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Professionals

Family Connections

"Professionals" in the life of a foster youth include attorneys, social workers and teachers.  They may also include counselors and/or therapists.  The professionals develop relationships as they get to know the youths.  Through working with the youths, these professionals become aware of their goals and of their unmet needs.

Myths:

"If they cared, they would have come forward."
Families move, grandparents lose phone numbers, parents rebuff their families, circumstances change, an aunt is told the youth has been adopted, parents of a youth's friend don't know the youth's needs--these are some of the reasons someone might not have come forward.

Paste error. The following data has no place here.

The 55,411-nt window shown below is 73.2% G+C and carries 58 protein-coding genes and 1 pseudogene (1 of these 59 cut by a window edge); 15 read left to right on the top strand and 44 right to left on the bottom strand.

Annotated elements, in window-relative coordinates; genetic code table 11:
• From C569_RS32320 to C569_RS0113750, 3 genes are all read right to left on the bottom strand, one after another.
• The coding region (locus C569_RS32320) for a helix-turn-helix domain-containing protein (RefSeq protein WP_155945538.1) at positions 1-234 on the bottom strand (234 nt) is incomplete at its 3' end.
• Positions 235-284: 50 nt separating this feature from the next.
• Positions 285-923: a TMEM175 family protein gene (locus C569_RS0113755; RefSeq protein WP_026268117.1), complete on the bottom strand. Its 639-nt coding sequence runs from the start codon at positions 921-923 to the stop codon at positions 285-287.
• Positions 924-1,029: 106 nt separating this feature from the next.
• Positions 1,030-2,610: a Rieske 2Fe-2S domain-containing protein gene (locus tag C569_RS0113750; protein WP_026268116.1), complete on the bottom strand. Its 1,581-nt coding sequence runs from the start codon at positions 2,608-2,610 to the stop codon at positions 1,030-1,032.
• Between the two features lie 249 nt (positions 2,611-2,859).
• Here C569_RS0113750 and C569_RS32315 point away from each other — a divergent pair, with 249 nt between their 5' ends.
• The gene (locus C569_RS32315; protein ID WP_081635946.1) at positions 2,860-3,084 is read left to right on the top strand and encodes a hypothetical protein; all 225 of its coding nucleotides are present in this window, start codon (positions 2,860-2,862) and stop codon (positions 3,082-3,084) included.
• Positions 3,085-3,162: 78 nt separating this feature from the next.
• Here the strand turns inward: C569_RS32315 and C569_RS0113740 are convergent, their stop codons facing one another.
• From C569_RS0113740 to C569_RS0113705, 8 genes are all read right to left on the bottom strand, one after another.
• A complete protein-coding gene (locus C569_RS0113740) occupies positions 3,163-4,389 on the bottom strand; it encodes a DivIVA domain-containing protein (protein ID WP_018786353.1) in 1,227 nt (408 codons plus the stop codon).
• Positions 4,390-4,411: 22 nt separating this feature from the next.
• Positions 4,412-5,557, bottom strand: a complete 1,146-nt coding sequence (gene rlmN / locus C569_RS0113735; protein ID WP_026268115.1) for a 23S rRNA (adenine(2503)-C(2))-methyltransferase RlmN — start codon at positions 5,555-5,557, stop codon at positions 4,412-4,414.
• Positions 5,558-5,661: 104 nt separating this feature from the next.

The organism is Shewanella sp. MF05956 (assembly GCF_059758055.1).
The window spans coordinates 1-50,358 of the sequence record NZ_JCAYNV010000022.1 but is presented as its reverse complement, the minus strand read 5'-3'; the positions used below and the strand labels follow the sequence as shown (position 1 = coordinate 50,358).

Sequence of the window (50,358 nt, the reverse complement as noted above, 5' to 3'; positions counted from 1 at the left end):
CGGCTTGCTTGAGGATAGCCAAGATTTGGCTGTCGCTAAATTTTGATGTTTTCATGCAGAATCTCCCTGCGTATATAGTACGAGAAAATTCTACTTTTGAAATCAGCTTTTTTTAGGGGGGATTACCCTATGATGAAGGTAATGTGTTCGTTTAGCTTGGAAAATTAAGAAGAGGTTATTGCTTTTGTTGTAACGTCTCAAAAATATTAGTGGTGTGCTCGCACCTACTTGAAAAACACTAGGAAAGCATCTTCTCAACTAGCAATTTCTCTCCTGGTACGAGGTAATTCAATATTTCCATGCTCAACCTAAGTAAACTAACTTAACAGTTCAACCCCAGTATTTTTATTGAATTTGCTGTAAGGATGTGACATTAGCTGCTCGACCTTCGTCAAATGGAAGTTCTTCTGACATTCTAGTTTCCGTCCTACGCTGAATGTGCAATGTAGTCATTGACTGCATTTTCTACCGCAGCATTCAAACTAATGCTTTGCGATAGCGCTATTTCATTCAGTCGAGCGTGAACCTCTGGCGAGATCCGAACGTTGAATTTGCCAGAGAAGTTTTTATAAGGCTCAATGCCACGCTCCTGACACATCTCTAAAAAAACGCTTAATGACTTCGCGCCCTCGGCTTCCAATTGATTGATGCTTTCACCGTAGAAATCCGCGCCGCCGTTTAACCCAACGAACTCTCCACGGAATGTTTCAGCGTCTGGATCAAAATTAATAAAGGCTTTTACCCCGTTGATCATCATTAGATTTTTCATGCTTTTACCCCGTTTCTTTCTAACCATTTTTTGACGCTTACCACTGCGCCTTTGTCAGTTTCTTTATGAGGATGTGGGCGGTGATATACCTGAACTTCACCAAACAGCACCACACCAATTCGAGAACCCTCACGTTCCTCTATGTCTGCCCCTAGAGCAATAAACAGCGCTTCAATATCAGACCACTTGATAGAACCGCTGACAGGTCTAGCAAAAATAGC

"The apple doesn't fall far from the tree."
We have located many healthy family members who are competent and willing, but were not, for a variety of reasons, previously known to Human Services.

"The youth is too unstable."
Creating permanency for youth will create stability, not the other way around.  We have found the presence of family in a child's life brings a sense of belonging and identity, which often lessens self-destructive behavior and increases hopefulness.

"The youth is stable.  Why upset things?"
Stability in placement is not a reason to ignore permanency.  Who will be there for the youth AFTER emanicipation? Every person needs a support system, a family, throughout life, not just during childhood.

A Commitment to Permanency

One of CASA's core objectives as an agency is permanence for the youth we serve.  Through research and experience we know that children thrive best when surrounded by a loving and committed family and we strive to achieve that goal for youth throughout all organizational efforts.

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